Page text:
New effort for Latino electeds launched in California

150 150 Ed Coghlan

Calling today’s generation of Latino elected leaders in California “The How Generation,” California State Senator Alex Padilla told a group of local city and school board officials that “how we serve” is the way that Latino elected officials will and should be measured.

Padilla’s comments came at the inaugural meeting of the newly formed Southern California Latino Policy Center, which drew around 60 Latino elected officials and others at East Los Angeles College on Saturday. Interestingly, several of the attendees were elected to public office for the first time just last Tuesday (November 5).

“We’ve created the Center to represent a new effort by local policy makers toward great accountability and a commitment to a higher standard of ethics and transparency,” said Victor Abalos, Executive Director. “This outstanding turnout for our first event is an indication that these young elected Latino representatives are taking those standards seriously.”

Most of the school board members who attended spent an hour discussing the implementation of the Local Control Funding Formula (LCFF), which puts more authority and responsibility for how educational dollars are going to be spent at the School Board level. Also discussing was the coming Common Core Curriculum and how improving student achievement as a goal looms for School Boards across California.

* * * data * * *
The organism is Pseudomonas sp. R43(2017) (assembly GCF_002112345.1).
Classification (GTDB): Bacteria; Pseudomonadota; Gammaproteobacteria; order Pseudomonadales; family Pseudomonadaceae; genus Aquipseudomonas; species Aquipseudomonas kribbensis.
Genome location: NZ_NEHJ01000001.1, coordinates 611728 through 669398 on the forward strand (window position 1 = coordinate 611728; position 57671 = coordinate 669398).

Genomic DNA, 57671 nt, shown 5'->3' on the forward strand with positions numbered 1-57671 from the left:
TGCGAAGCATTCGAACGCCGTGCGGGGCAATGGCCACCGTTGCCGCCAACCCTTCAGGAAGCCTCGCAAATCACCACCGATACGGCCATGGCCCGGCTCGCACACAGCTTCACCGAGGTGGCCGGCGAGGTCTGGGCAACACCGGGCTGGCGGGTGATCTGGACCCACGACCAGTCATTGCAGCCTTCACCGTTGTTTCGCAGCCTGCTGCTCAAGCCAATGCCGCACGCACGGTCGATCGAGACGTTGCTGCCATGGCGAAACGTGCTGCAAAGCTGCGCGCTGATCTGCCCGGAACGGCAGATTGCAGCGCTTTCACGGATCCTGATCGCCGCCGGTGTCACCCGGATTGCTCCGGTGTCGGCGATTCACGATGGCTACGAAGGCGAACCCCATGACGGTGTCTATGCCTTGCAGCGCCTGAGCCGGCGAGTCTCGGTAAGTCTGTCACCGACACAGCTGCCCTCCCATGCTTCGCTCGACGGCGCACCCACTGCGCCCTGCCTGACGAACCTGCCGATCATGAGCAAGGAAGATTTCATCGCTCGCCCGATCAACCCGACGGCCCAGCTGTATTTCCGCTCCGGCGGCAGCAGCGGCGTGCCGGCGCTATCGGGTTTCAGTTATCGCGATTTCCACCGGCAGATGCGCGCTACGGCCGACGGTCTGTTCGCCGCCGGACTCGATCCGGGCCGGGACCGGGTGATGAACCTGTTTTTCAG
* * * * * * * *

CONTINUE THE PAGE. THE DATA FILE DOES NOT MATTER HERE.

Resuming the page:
Most of the city officials were working on how local governments can define and execute local economic development projects in their cities. They were reminded that creating jobs in cities doesn’t just mean finding and attracting new businesses, but also having a healthy attitude for existing businesses and a supportive environment for entrepreneurs.

The Center expects to meet quarterly and serve as a resource for three huge issues facing Californians generally and Latinos, in particular:

  •          Improving Educational Outcomes
  •          Addressing Critical Health Issues
  •          Creating Jobs and Local Economic Development

There are 14 million Latinos in the state and the Center’s vision says that the development of a strong Latino middle class is vital to California’s economic stability.

The Center is non-partisan and is open to any Latino elected official in Los Angeles, Orange, San Bernardino and Riverside Counties.

Padilla reminded them that 51 percent of Californians under the age of 18 are Latino and that California’s future and that of Latinos are intertwined.

Abalos said he expects the next policy meeting to be held sometime in February and will build off the early success of the first session. 


Ed Coghlan

All stories by: Ed Coghlan